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Tue, Aug 10, 2010
The New Paper
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Secretary by day, belly dancing queen by night
by Kwok Kar Peng

SHE’S your typical Japanese woman – soft-spoken, modest and mild-mannered.
She even speaks with her hands folded neatly in her lap.

During the day, she’s Akiko Sueoka, a 31-year-old secretary to the president of a Japanese company here.

But almost every night, she transforms into Nadia – a gorgeous, sensuous and confident belly dancer who wins competitions and performs professionally.

Sueoka, who has lived in Singapore for five years, is the champion of the Singapore leg of the Asia Global Bellydance Competition 2010 that was held in June. As part of her prize, she was picked to perform at aYouth Olympic Games (YOG) event at the Nanyang Technological University on Aug 25.

She told The New Paper on Sunday recently: “I’m shy and not a very confident person. But when Nadia goes on the stage to perform and the music starts, my personality changes. “A special emotion comes over me and I feel like I’m coming down from the sky.”

Though Sueoka has learnt belly dancing for fouryears, Nadia came to life only last year.

It was when she emerged the first runner-up in the Asian leg of the Asia Global Bellydance Competition 2009.

She recalled: “I was so stressed before the competition that I cried a lot and had stomach pains. My teacher and my husband had high expectations of me. “When I compete, it’s not Akiko against the other competitors. It’s Akiko against Akiko.”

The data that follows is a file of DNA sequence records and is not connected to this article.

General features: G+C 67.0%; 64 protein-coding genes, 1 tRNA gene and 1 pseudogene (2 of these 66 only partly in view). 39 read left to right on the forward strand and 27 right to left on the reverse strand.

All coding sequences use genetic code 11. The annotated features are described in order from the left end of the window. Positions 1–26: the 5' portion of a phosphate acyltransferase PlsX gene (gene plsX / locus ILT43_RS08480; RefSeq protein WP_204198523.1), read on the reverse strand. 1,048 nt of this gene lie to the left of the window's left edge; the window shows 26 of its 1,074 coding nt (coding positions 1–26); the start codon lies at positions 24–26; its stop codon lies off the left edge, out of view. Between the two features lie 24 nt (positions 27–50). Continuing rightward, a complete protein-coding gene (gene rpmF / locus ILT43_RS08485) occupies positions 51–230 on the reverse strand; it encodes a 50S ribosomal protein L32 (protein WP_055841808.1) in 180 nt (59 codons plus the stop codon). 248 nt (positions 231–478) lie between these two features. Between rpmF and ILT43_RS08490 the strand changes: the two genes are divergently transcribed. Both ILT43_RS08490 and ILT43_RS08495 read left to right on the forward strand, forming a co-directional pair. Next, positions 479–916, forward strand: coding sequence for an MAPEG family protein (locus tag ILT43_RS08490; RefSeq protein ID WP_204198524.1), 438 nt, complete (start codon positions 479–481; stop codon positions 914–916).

But with that win, she gained confidence.

She also came in third in the Asian leg of the Bellydance Star Solo Competition 2010, and now is booked for as many as 20 gigs a month.

She demands a lot from herself and spends six hours practising on weekdays and 10 hours on weekends. She performs two nights weekly – including a regular gg at a Persian restaurant at Carke Quay, and has little Time for her husband, who works in a trading company.

She jokes that he has “given up” on her. They do not have any children. Sueoka said: “He’s also busy with his work, baseball and golf. He respects mylife. On days that I’m not dancing, I cook a nice meal for him.

“He’s made a lot of sacrifices but he’s proud of me too.”She has a dance background in cheerleading, jazz and hip-hop.

While dancing was a hobby for her in the past, she said it’s now her life. Her local belly dance teacher Yuki Chua told The New Paper on Sunday that most of the dancers in Singapore perform the Egyptian style of belly dancing.

Sueoka’s style, on the other hand, is 70 per cent Turkish and 30 per cent Egyptian because she went to Turkey in May to learn from the teachers there.

“She can do the signature Turkish twirl 25 times without stopping, while flipping her hair at the same time,” said Ms Chua, 34.

The Egyptian style focuses on the movements in the lower part of the body, while the Turkish style concentrates on movements in the upper part of the body, especially the head and hands.

Sueoka hopes to start an all-Japanese belly dance troupe and wants to combine Japanese culture with the Middle Eastern dance.

She added that she’s thrilled about performing for the YOG.

“I just need to think about the stage and I feel excited already,” she said.
“Every morning when I wake up, I have a new idea for my performance. I get ideas too when I’m walking in the the street and eating.

“It’s the opportunity of a lifetime and I’m thinking of how I can improve myself.”

She is looking at incorporating Spanish and Broadway elements into her performance and may also use one of her favourite props, the Wings of Isis.


This article was first published in The New Paper.

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